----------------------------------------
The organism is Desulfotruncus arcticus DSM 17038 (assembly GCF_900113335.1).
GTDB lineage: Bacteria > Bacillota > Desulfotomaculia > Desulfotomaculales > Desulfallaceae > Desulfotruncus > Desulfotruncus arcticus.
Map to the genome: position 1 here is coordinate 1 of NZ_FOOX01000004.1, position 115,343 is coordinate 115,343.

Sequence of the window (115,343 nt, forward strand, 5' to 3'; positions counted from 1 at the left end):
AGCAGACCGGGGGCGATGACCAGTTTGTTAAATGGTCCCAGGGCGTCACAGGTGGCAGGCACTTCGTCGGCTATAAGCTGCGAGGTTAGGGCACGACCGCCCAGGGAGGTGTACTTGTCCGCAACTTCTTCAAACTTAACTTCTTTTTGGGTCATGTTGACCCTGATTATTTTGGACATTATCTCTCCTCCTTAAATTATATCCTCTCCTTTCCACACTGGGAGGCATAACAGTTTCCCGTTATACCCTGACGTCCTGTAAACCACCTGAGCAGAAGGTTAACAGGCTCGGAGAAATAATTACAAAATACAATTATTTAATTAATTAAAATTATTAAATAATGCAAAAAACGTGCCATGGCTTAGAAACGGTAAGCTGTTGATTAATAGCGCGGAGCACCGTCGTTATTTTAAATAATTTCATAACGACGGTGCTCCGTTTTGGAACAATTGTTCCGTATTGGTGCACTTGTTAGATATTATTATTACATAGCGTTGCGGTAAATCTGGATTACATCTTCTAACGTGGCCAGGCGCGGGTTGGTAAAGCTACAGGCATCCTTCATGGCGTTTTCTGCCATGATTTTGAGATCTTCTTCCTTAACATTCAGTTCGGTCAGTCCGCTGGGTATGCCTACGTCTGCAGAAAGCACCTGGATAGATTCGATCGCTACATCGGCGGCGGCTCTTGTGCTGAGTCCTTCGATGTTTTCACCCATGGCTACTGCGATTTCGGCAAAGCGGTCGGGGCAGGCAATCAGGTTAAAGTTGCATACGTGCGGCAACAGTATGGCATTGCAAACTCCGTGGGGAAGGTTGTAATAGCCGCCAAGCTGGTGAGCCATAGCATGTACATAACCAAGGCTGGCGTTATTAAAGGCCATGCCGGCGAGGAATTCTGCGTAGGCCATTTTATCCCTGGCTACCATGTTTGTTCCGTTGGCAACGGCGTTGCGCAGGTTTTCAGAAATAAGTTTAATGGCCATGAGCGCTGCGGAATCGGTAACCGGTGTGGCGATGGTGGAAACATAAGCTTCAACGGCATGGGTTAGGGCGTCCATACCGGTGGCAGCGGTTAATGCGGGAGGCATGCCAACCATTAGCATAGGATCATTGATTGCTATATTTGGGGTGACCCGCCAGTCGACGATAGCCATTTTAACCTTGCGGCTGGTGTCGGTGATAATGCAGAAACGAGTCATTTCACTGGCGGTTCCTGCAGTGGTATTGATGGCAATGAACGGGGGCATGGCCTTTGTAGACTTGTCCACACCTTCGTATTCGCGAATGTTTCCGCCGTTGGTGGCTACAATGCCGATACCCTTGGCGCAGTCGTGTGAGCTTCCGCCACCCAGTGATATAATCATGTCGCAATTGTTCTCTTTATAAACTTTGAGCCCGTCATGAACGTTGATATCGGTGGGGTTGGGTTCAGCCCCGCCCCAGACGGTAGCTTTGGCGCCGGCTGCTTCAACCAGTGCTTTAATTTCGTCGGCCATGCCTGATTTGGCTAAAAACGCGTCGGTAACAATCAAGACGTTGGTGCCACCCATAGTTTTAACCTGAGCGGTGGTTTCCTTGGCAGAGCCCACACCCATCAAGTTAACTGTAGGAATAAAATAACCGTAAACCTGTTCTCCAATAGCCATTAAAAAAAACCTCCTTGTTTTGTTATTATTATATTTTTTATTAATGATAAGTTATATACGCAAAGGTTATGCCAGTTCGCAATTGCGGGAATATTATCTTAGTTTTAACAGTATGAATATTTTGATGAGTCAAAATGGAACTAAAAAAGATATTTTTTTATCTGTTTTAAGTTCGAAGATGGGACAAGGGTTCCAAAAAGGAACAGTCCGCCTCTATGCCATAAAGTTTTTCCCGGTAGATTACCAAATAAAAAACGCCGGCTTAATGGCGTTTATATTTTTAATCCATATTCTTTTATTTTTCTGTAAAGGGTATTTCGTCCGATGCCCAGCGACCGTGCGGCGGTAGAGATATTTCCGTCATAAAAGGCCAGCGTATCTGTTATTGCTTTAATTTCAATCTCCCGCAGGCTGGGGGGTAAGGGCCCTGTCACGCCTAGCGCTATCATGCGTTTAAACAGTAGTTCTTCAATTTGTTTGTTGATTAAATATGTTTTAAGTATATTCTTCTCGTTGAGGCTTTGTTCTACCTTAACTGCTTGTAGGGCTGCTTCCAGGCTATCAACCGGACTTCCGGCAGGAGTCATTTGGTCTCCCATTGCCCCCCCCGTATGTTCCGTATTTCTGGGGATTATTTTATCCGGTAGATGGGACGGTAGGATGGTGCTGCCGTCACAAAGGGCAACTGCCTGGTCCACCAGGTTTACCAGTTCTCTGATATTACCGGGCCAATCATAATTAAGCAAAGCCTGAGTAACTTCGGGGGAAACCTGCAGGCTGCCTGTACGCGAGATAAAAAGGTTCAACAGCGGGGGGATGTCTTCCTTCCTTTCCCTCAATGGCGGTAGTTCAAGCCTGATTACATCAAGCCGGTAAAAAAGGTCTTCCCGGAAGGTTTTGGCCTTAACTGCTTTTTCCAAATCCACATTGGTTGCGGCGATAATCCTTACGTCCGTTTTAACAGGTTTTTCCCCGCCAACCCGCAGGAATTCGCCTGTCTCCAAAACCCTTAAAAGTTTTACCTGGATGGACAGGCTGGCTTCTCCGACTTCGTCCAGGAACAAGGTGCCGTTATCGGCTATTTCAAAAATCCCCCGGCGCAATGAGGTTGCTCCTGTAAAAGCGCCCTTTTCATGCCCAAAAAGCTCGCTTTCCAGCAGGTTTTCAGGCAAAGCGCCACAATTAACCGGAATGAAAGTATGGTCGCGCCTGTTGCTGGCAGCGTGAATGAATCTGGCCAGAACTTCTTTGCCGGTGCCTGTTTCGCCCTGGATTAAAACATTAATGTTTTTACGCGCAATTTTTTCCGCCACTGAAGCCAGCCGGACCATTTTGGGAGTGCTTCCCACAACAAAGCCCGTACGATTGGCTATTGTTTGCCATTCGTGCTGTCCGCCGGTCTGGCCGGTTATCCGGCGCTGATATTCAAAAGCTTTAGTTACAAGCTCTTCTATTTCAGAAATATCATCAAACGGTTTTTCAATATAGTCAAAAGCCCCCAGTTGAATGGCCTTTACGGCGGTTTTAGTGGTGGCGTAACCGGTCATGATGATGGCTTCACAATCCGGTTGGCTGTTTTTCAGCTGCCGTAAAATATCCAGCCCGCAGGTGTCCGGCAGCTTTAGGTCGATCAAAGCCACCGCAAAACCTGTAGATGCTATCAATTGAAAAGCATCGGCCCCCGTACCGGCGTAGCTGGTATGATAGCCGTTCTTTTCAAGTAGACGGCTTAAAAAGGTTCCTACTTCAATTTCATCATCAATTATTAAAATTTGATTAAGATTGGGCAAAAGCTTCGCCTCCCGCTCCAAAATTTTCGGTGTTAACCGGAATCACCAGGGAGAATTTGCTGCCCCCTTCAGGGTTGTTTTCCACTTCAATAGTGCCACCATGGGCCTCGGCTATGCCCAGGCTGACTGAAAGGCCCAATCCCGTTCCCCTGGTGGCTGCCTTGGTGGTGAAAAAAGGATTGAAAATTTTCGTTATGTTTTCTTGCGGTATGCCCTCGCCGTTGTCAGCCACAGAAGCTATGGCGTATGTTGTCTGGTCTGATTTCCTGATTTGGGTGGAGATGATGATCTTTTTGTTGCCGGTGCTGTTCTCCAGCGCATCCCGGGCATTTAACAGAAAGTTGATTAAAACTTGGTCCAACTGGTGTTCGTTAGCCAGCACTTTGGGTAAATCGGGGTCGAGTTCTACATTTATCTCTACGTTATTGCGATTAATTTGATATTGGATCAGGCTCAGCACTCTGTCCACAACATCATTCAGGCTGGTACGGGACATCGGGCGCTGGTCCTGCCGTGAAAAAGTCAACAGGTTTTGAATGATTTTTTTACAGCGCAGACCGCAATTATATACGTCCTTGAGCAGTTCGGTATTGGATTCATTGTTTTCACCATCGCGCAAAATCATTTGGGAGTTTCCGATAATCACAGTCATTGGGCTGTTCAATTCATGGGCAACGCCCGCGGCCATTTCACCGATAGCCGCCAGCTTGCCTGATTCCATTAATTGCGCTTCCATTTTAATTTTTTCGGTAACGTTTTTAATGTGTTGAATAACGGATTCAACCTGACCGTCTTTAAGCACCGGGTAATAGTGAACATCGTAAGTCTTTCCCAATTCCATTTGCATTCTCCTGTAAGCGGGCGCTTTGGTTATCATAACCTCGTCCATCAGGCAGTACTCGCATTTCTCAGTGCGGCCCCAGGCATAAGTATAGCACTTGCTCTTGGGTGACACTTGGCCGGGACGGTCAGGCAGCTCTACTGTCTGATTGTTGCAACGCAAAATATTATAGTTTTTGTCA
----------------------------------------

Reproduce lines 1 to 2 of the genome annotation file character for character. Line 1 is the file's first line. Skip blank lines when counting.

The organism is Desulfotruncus arcticus DSM 17038 (assembly GCF_900113335.1).
GTDB lineage: Bacteria > Bacillota > Desulfotomaculia > Desulfotomaculales > Desulfallaceae > Desulfotruncus > Desulfotruncus arcticus.